A series of loosely connected short stories about the inner thoughts and external actions of younger Black women whose wants and desires are not so chaste and confined as their gray-haired elders whose lives it seems have always been defined by an all-purpose white Jesus of their community church. Younger Black women have sexual desires, sometimes for men and sometimes for women. They have insecurities and therapists. Their relationships with mothers, grandmothers, sisters, and aunties, are simultaneously fraught with jangling rage, but also the bedrock upon which they stand and have stood generation after generation. Black Women’s Lives Matter, only prayer to Jesus is no longer sufficient as these women fight their way forward.

  • Short Nights of the Shadow Catcher by Timothy Egan *** (of 4)

    As the 19th century was drawing to a close, the photographer Edward Curtis took it upon himself to photo-document and record ethnographic information on every Indian tribe left in America. Pause for a minute and consider the audacity of the undertaking. At a time when the majority of white Americans still considered that only dead Indians were worth celebrating, Curtis not only took up a morally opposing perspective, but was determined to meet and speak with any indigenous tribe with enough function left to be whole and visitable.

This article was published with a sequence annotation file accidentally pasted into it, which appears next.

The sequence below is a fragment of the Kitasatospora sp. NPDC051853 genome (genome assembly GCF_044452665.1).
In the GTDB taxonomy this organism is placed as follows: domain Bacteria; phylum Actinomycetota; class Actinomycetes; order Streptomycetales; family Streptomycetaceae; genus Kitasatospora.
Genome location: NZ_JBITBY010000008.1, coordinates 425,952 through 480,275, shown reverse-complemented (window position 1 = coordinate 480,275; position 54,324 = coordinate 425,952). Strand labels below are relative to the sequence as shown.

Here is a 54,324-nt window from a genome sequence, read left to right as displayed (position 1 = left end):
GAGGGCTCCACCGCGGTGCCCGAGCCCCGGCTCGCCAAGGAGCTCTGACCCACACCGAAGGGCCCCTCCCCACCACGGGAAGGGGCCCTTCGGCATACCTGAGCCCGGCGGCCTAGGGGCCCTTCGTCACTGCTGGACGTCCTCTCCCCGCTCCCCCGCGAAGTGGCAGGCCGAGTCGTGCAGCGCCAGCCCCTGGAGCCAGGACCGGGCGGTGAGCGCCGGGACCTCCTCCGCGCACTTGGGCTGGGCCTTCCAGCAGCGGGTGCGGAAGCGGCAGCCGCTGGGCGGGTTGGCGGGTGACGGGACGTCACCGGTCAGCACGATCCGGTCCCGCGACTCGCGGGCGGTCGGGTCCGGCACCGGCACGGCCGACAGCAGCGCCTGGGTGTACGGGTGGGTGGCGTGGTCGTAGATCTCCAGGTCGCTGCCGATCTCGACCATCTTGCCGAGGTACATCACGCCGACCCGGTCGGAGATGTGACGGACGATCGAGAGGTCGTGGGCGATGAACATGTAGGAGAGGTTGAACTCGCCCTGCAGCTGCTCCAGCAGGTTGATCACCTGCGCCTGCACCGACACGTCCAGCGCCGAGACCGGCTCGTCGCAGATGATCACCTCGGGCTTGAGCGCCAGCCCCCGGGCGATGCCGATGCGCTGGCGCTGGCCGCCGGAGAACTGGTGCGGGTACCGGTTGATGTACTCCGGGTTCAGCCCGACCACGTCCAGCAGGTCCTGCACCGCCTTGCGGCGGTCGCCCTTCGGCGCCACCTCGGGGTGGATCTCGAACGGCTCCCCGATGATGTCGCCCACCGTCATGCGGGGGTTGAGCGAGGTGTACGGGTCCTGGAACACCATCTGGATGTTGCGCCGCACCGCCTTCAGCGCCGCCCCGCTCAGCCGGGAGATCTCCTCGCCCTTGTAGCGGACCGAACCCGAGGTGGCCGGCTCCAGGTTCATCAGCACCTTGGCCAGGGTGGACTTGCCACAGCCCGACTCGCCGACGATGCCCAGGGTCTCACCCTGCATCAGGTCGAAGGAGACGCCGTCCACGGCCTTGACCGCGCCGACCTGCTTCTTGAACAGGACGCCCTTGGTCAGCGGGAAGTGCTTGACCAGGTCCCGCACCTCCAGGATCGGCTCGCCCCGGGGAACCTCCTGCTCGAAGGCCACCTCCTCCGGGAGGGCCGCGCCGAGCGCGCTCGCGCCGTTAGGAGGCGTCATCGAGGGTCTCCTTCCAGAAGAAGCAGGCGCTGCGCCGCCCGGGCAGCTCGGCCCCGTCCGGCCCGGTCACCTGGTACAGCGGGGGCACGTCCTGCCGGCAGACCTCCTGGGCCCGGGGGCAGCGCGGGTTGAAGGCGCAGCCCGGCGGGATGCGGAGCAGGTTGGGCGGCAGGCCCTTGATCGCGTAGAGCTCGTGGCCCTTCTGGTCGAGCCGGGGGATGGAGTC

In what would ultimately amount to a 20-year project to produce the 20 volumes of The American Indian, Curtis took 40,000 images of more than 80 tribes.

    Photographs made during the early days of photography, while staged, remain some of the most iconic and artistic of any people in any era.

    His subjects transmit history, pathos, despair, and pride directly into the camera.

    Writing a book about the visual arts is no small feat and yet, Egan, a multiple-award winning author, succeeds in telling the life story of Curtis, the obsessed photographer, and the nadir of Indian life in America. Curtis was so obsessed with the need to document The American Indian he forfeited his marriage, his home, and his income. America, however, and its Indians owe debts of gratitude to Curtis for his fortitude and to Egan for so elegantly drawing him to our attention.

  • State of Terror by Hillary Rodham Clinton and Louise Penny *** (of 4)

    As the book opens a new President of the United States has just taken office, displacing a hulking, bombastic, ignorant, self-aggrandizing, bloviating, possibly crooked predecessor, now living in a tasteless mansion in Florida. The new President appoints a late middle-aged, female, opponent in the run up to the election as his Secretary of State. He wants her to fail and he wants to keep her close in his administration to prevent her from doing additional damage. A normal day in politics.